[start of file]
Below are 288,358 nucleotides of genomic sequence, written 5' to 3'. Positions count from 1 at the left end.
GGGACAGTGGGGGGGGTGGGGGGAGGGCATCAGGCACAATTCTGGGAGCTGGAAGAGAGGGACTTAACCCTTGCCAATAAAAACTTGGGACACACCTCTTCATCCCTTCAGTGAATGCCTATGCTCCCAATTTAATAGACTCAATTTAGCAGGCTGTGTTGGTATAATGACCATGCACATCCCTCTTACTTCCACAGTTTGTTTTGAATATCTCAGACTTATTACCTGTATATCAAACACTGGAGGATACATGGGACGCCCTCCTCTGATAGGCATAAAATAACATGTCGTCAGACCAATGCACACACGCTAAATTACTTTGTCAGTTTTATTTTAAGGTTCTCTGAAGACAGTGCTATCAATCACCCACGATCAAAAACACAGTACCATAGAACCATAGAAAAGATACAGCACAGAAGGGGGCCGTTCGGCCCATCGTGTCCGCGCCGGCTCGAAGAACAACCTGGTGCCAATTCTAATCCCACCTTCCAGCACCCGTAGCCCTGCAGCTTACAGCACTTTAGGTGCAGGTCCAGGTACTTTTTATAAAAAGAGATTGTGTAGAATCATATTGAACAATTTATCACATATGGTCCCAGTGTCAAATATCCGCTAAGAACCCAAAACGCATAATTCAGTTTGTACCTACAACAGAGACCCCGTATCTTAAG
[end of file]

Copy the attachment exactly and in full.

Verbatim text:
Below are 288,358 nucleotides of genomic sequence, written 5' to 3'. Positions count from 1 at the left end.
GGGACAGTGGGGGGGGTGGGGGGAGGGCATCAGGCACAATTCTGGGAGCTGGAAGAGAGGGACTTAACCCTTGCCAATAAAAACTTGGGACACACCTCTTCATCCCTTCAGTGAATGCCTATGCTCCCAATTTAATAGACTCAATTTAGCAGGCTGTGTTGGTATAATGACCATGCACATCCCTCTTACTTCCACAGTTTGTTTTGAATATCTCAGACTTATTACCTGTATATCAAACACTGGAGGATACATGGGACGCCCTCCTCTGATAGGCATAAAATAACATGTCGTCAGACCAATGCACACACGCTAAATTACTTTGTCAGTTTTATTTTAAGGTTCTCTGAAGACAGTGCTATCAATCACCCACGATCAAAAACACAGTACCATAGAACCATAGAAAAGATACAGCACAGAAGGGGGCCGTTCGGCCCATCGTGTCCGCGCCGGCTCGAAGAACAACCTGGTGCCAATTCTAATCCCACCTTCCAGCACCCGTAGCCCTGCAGCTTACAGCACTTTAGGTGCAGGTCCAGGTACTTTTTATAAAAAGAGATTGTGTAGAATCATATTGAACAATTTATCACATATGGTCCCAGTGTCAAATATCCGCTAAGAACCCAAAACGCATAATTCAGTTTGTACCTACAACAGAGACCCCGTATCTTAAG